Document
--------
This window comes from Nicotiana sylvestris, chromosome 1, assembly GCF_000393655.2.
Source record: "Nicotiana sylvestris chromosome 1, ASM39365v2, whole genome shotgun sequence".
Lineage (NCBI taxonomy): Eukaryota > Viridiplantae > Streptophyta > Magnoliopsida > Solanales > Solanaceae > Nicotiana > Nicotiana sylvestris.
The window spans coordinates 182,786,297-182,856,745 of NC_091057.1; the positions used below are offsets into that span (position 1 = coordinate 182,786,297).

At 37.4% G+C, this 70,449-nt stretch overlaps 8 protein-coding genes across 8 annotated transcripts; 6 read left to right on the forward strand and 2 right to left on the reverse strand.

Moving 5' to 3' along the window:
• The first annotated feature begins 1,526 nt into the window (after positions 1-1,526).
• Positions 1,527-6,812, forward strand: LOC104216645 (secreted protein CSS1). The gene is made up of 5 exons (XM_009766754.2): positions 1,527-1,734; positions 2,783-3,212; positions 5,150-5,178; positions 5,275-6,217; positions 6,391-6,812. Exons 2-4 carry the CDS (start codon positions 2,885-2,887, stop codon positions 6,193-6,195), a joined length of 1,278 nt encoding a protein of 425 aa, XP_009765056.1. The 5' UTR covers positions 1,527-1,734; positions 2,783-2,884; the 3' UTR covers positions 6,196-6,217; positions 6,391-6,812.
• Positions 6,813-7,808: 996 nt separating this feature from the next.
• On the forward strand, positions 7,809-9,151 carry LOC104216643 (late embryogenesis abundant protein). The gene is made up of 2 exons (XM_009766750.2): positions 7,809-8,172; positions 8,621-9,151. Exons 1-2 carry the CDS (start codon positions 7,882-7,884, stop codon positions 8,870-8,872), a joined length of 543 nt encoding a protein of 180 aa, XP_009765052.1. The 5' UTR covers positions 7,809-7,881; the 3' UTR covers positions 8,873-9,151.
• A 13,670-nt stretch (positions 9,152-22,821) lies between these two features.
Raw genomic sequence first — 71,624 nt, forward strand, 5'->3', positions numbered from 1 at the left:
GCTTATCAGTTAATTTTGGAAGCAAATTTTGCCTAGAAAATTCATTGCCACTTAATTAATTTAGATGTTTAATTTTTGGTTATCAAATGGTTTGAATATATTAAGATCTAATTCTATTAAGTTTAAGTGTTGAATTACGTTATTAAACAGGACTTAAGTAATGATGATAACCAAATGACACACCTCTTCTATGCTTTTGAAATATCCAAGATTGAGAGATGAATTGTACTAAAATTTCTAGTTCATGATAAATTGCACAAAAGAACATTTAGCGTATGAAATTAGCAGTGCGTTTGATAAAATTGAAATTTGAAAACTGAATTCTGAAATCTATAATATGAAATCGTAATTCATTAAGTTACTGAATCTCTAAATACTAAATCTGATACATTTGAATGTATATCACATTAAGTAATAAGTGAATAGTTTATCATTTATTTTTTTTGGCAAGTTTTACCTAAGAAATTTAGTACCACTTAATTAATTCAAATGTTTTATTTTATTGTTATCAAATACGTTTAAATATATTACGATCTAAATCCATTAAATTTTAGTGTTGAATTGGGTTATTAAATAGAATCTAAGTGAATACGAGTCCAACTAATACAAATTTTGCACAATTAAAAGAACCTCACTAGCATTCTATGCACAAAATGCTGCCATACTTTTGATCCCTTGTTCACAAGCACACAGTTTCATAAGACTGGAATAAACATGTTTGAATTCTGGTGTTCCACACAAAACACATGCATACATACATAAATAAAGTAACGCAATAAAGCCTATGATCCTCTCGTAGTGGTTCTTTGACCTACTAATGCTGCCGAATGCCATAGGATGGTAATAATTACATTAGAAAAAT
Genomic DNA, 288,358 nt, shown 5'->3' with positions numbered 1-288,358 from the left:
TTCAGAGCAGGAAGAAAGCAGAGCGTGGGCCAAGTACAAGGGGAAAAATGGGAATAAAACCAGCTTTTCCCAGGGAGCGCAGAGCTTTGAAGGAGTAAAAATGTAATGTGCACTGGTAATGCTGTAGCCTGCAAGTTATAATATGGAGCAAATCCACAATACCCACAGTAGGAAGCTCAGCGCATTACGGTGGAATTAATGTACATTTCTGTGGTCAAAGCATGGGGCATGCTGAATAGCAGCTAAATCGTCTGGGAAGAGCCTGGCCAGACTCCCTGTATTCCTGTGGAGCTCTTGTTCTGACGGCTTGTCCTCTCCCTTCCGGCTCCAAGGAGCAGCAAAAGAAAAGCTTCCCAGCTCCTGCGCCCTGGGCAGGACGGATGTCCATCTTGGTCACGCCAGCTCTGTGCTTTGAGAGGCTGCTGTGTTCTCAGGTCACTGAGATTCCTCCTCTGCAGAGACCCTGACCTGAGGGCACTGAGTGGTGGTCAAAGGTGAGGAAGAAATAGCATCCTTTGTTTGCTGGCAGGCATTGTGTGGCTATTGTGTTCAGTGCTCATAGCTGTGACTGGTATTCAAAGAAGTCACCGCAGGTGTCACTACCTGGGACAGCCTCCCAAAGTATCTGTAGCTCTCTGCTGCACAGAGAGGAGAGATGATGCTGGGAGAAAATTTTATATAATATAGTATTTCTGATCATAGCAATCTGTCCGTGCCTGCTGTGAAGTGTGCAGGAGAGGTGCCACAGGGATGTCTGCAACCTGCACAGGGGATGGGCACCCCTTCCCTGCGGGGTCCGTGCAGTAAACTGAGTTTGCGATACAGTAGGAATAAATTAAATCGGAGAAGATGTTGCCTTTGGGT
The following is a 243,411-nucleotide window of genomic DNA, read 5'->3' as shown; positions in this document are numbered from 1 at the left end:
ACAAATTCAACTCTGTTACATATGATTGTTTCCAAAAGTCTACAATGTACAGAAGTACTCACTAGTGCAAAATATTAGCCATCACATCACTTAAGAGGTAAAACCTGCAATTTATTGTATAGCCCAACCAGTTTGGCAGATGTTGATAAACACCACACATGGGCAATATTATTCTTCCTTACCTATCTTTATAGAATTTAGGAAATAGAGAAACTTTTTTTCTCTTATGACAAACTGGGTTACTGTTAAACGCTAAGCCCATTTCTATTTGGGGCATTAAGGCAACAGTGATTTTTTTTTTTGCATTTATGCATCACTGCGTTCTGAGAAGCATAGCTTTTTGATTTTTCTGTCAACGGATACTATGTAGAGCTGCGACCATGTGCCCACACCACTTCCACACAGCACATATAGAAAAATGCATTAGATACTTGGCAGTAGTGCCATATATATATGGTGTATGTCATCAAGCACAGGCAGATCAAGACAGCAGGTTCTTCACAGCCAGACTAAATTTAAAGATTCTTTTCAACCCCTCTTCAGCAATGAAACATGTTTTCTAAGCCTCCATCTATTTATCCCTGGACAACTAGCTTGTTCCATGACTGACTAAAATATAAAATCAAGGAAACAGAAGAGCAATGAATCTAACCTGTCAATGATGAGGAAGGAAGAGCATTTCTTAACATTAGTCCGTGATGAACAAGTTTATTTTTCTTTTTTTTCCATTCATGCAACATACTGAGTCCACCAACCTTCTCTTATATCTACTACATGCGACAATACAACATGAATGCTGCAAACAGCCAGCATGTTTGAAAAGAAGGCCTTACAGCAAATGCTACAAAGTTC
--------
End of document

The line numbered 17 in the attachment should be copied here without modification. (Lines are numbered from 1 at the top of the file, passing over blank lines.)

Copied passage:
ACAAATTCAACTCTGTTACATATGATTGTTTCCAAAAGTCTACAATGTACAGAAGTACTCACTAGTGCAAAATATTAGCCATCACATCACTTAAGAGGTAAAACCTGCAATTTATTGTATAGCCCAACCAGTTTGGCAGATGTTGATAAACACCACACATGGGCAATATTATTCTTCCTTACCTATCTTTATAGAATTTAGGAAATAGAGAAACTTTTTTTCTCTTATGACAAACTGGGTTACTGTTAAACGCTAAGCCCATTTCTATTTGGGGCATTAAGGCAACAGTGATTTTTTTTTTTGCATTTATGCATCACTGCGTTCTGAGAAGCATAGCTTTTTGATTTTTCTGTCAACGGATACTATGTAGAGCTGCGACCATGTGCCCACACCACTTCCACACAGCACATATAGAAAAATGCATTAGATACTTGGCAGTAGTGCCATATATATATGGTGTATGTCATCAAGCACAGGCAGATCAAGACAGCAGGTTCTTCACAGCCAGACTAAATTTAAAGATTCTTTTCAACCCCTCTTCAGCAATGAAACATGTTTTCTAAGCCTCCATCTATTTATCCCTGGACAACTAGCTTGTTCCATGACTGACTAAAATATAAAATCAAGGAAACAGAAGAGCAATGAATCTAACCTGTCAATGATGAGGAAGGAAGAGCATTTCTTAACATTAGTCCGTGATGAACAAGTTTATTTTTCTTTTTTTTCCATTCATGCAACATACTGAGTCCACCAACCTTCTCTTATATCTACTACATGCGACAATACAACATGAATGCTGCAAACAGCCAGCATGTTTGAAAAGAAGGCCTTACAGCAAATGCTACAAAGTTC